One of the most recognizable breakouts hits off Blue is "Carey." The friendly lyrics dance around the story of Mitchell's meeting an American in Crete. In real life, his name was Cary Raditz. Mitchell had been visiting Greece with a friend on her now-fabled 1970 sabbatical when she crossed paths with Raditz, who was a cook at the local Mermaid Cafe. And as the chorus implies, Raditz really did use a cane. And he was grumpy too! ("A mean old daddy.")
In "Carey," Mitchell uses their budding vacation friendship as an entry point to deeper themes: distraction, tourist joy, and inevitable homesickness. It's the ultimate traveler's ode in the sense that when setting out, one is often too wrapped in memories from back home.
Fun fact: "California" also makes reference to Cary Raditz as the "red, red rogue."
Easily the most devastating song on Blue, "Little Green" quite directly translates a personal experience from Mitchell's early life: one which was not publicized until tabloids broke the story in 1993. At the age of 21, Mitchell was impregnated by her then-boyfriend Brad MacMath while living in Calgary. Destitute at the time, Mitchell later wrote:
"My daughter's father left me three months pregnant in an attic room with no money and winter coming on and only a fireplace for heat. The spindles of the banister were gap-toothed- fuel for last winter's occupants."
In February of 1965, Mitchell gave birth to the baby: a girl named Kelly Dale Anderson, and put her up for adoption. "Little Green" captures the wondrous hope of that choice, undercut by the obvious pain of not knowing the future for her so-called little green. The truth behind the song was confirmed in 1993 after Mitchell's old acquaintance sold the salacious story to a magazine. And four years later, the birth mother and daughter were reunited. Mitchell met her grown girl, renamed Kilauren Gibb, in 1997. Since that fateful reunion, Mitchell has remarked that she lost interest in songwriting.
That Cerulean Cover Art
The thoughtful, and at times mournful, mood of Blue is crystallized in this iconic album cover. When Joni Mitchell comes to mind, likely, it's this cool-hued photograph that follows: the singer, solo, tilts her head toward the microphone in a confessional manner. The photo, taken by Tim Considine, is straightforward, a bit melodramatic, and utterly unforgettable.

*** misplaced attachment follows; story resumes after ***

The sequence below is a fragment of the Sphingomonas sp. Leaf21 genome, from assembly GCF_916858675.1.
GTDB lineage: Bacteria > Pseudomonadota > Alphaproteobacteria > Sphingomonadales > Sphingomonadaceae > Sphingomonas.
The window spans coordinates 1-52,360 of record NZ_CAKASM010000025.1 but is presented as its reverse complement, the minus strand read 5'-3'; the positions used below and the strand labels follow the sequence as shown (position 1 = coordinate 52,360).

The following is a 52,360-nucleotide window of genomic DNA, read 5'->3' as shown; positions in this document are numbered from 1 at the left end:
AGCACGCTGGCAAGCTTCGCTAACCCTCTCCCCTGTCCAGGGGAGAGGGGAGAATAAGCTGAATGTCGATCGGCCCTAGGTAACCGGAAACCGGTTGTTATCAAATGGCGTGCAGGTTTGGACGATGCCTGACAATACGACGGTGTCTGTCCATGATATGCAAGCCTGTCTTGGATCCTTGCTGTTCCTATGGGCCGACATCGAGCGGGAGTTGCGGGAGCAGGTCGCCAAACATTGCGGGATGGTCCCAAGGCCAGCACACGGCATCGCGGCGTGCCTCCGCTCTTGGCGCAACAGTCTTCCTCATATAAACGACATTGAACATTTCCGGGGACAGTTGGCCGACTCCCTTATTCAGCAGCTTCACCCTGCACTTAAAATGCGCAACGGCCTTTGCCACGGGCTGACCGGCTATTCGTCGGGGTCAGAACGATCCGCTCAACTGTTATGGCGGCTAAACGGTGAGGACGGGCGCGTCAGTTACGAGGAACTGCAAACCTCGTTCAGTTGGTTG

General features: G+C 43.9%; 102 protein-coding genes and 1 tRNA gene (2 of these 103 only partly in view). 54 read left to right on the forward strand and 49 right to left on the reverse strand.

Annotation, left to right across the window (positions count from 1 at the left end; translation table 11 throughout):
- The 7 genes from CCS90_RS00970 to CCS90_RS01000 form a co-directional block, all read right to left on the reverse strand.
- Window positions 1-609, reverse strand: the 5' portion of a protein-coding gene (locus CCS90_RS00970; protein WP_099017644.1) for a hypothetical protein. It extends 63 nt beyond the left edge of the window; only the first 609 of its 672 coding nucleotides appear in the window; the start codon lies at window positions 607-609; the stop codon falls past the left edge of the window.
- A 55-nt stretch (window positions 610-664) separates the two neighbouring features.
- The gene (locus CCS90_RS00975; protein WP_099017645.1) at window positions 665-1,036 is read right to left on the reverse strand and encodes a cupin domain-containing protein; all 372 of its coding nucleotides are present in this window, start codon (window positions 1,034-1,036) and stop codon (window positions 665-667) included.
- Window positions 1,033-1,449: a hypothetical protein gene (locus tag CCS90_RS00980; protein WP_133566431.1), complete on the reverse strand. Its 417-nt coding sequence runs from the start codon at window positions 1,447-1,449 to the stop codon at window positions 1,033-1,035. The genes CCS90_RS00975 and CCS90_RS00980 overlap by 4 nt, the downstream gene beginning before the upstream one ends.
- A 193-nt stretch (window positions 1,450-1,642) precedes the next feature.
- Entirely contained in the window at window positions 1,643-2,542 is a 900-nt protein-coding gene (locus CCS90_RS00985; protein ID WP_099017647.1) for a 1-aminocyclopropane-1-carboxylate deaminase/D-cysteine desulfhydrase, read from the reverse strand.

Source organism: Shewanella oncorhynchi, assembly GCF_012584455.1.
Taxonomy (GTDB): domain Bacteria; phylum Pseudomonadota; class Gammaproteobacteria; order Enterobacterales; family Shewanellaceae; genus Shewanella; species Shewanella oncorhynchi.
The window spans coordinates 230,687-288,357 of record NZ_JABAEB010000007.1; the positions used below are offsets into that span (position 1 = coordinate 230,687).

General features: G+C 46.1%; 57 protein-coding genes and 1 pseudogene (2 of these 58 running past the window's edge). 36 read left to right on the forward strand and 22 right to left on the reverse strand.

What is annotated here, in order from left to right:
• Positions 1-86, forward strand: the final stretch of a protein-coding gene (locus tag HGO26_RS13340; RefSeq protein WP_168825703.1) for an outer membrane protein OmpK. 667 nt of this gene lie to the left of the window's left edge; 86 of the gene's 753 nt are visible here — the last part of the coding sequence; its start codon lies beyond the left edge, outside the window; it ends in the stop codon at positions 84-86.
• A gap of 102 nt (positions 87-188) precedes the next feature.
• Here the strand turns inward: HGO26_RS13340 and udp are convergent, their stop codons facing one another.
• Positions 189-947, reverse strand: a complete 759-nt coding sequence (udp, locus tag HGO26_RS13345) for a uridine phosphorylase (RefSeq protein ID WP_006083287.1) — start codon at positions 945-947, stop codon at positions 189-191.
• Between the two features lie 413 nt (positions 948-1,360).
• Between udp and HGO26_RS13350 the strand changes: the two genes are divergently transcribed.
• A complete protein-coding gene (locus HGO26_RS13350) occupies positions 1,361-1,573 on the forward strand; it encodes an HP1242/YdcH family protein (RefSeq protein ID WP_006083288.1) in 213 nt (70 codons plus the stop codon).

"Some Notes on Attunement"
"And then there she was, suddenly: a piercing sound, a sort of wailing -- a white woman wailing, picking out notes in a non-sequence. Out of tune -- or out of anything I understood at the time as 'tune.' I picked up the CD cover and frowned at it: a skinny blonde with heavy bangs, covered in blue."
That's how the British writer Zadie Smith describes first hearing Joni Mitchell in her enlightening (and delightful) essay "Some Notes on Attunement." The piece charts a young woman's increasingly complicated and increasingly loving relationship with the singer's work, specifically Blue. first published in The New Yorker in 2012, "Some Notes on Attunement" also appears in Smith's comprehensive 2018 collection Feel Free. Read it in full, for free, here.
In honor of the Blue 50th Anniversary, the Los Angeles Times published "Joni Mitchell opens up to Cameron Crowe about singing again, lost loves and 50 years of 'Blue.' " The special piece of music news by veteran journalist Crowe -- who first interviewed Mitchell in 1979 -- celebrates the legacy of Blue through exploring the singer-songwriter's continued collaboration with various high-profile friends. The informal get-togethers include Eric Andersen, Elton John Chaka Kahn intermixed more contemporary talents Brandi Carlile and even Harry Styles. The musicians unite at Mitchell's Bel-Air home where they, simply put, jam.
Since suffering a brain aneurysm in 2015, Mitchell struggled to walk and talk -- let alone sing. And though she's regained most physical ability by now, she still does not like to sing. ("Oh, that's gone," Mitchell comments bluntly in the piece.) Still, Crowe notes, she occasionally does lend her singular voice -- momentarily -- to these jam sessions. And when she does, it's a wonder.
In celebration of the 50th anniversary of Blue, Rhino Records is releasing The Reprise Albums: an ultimate remaster of not only Blue, but also Mitchell's three preceding albums: Song To A Seagull (1968), Clouds (1969), and Ladies Of The Canyon (1970). The highly anticipated box set will become available on June 25. Joni Mitchell Archives Vol. 2: The Reprise Years (1968-1971) is also set for an October release, as something of a further follow-up.
Products featured on Wide Open Country are independently selected by our editors. However, when you buy something through our links, we may earn a commission.